First Advisor

Megann McGill

Date of Award

5-22-2020

Document Type

Thesis

Degree Name

Bachelor of Science (B.S.) in Speech and Hearing Sciences and University Honors

Department

Speech and Hearing Sciences

Subjects

Bilingual persons -- Stuttering, Multilingual persons -- Stuttering, Speech disorders -- Treatment, Language disorders

DOI

10.15760/honors.865

Abstract

As the number of bilinguals and multilinguals continues to grow globally, researchers and clinicians in the field of speech-language pathology are faced with a unique challenge and opportunity - the need to understand the experiences of bilingual and multilingual clients who stutter. Yet, research and clinical guidelines about assessment and treatment of bilinguals who stutter has been scarce. There is a critical need for research to explore the types of stuttering produced by bilinguals in each of their languages. This research study has two aims: (1) to compare and contrast stuttering characteristics in two languages (English and Spanish) and across bilingual participants and (2) to investigate the effect of language dominance and proficiency on stuttering patterns in each language and across individuals. Participants were two adults who stutter who were both bilingual Spanish-English speakers enrolled in an ongoing clinical research program at PSU. Data were collected from speech samples that were recorded during therapy sessions, and disfluency counts, iterations of stuttering, and physical concomitants were coded. Results demonstrated no statistically significant differences in the overall frequency and disfluency types across languages, the iterations of stuttering across languages, or the physical concomitants across languages. The results of this study provide evidence for correlation between concurrent treatment in both languages and similar stuttering patterns in both languages. They also support the utilization of one language in the evaluation of balanced bilingual adults who stutter.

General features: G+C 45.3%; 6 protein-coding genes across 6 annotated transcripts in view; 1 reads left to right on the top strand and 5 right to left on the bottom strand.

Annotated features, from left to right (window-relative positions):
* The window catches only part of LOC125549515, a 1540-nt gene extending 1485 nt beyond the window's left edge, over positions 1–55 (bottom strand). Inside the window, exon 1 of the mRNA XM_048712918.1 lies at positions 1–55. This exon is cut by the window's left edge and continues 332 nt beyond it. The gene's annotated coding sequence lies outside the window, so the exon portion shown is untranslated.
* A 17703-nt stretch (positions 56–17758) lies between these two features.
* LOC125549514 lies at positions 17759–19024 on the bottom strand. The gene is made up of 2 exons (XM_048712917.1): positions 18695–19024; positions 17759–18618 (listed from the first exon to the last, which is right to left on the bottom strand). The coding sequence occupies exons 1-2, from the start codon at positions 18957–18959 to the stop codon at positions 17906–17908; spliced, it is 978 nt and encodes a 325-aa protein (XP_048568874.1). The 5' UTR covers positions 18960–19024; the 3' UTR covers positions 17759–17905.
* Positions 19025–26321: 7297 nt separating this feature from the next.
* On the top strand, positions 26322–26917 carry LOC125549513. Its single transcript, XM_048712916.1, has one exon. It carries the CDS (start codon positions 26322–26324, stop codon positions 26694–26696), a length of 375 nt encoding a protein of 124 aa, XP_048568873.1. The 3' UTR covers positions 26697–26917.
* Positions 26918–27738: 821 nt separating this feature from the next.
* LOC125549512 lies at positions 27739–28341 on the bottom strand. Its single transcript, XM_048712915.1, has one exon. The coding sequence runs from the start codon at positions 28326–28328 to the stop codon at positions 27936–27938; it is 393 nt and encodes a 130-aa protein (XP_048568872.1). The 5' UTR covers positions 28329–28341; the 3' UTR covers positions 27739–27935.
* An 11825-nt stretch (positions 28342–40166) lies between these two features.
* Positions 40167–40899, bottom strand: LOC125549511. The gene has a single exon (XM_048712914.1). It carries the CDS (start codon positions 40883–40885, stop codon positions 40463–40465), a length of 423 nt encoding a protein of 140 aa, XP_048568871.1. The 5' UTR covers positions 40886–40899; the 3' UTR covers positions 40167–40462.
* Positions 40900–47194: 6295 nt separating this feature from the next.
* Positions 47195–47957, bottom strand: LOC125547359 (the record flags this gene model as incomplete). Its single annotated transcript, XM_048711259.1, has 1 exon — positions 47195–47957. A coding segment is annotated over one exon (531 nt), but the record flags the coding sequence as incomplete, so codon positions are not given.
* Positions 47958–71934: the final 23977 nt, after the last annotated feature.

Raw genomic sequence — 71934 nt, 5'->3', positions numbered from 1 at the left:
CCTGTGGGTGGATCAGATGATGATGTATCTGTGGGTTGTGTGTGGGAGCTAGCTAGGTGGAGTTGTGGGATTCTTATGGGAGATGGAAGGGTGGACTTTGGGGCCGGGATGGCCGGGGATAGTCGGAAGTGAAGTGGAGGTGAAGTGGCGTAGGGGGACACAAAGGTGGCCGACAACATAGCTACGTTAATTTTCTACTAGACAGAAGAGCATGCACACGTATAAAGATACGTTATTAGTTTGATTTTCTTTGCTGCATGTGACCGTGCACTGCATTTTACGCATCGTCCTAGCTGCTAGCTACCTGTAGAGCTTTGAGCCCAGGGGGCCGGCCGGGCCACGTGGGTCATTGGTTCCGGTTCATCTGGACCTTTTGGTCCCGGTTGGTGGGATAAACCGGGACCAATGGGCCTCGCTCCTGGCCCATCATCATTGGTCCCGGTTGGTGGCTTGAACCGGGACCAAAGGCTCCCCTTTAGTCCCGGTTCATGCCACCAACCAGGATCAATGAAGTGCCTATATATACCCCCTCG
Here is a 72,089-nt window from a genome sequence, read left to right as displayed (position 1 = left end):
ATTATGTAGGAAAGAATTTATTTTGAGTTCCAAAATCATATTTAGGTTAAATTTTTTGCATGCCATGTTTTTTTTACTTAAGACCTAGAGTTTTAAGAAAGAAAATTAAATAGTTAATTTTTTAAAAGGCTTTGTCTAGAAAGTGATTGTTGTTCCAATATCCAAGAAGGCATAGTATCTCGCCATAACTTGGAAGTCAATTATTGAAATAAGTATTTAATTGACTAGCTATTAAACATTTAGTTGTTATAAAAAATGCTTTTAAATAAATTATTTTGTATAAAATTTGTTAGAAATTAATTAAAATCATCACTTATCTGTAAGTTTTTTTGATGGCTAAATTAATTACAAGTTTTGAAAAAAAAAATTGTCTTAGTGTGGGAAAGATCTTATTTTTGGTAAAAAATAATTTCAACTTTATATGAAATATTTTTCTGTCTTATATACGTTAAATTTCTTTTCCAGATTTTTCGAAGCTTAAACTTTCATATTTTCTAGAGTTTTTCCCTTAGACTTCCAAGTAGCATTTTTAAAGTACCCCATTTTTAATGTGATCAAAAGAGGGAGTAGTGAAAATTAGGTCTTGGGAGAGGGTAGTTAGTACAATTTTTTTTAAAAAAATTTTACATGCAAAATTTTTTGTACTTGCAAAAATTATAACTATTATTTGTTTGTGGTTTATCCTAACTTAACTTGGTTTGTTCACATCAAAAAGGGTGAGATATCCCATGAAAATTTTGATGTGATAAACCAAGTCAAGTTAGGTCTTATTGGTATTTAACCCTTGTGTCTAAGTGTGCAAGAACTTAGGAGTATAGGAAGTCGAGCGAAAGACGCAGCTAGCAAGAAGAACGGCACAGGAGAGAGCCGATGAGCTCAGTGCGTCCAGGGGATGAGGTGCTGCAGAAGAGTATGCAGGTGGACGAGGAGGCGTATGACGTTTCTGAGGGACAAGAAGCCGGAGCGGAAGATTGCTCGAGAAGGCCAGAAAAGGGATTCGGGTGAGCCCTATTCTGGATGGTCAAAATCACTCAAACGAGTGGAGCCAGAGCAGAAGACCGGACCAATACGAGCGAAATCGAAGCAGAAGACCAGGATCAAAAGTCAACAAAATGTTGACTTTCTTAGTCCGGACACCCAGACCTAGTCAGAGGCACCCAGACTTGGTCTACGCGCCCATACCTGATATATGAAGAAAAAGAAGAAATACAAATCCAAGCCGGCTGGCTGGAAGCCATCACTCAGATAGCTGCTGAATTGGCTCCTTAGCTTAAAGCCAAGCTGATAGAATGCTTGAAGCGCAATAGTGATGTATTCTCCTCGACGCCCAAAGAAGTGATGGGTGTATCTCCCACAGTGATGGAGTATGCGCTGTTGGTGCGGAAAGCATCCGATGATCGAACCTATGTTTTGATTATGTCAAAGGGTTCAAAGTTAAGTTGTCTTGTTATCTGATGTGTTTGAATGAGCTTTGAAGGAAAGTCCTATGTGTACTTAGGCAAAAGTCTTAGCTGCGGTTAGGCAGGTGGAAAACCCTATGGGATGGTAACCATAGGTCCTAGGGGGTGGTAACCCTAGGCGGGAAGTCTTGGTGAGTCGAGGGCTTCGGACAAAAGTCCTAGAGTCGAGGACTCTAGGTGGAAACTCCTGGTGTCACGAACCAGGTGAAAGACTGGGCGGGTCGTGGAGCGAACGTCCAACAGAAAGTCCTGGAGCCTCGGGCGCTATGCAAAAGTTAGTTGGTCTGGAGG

Rights

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Persistent Identifier

https://archives.pdx.edu/ds/psu/33040

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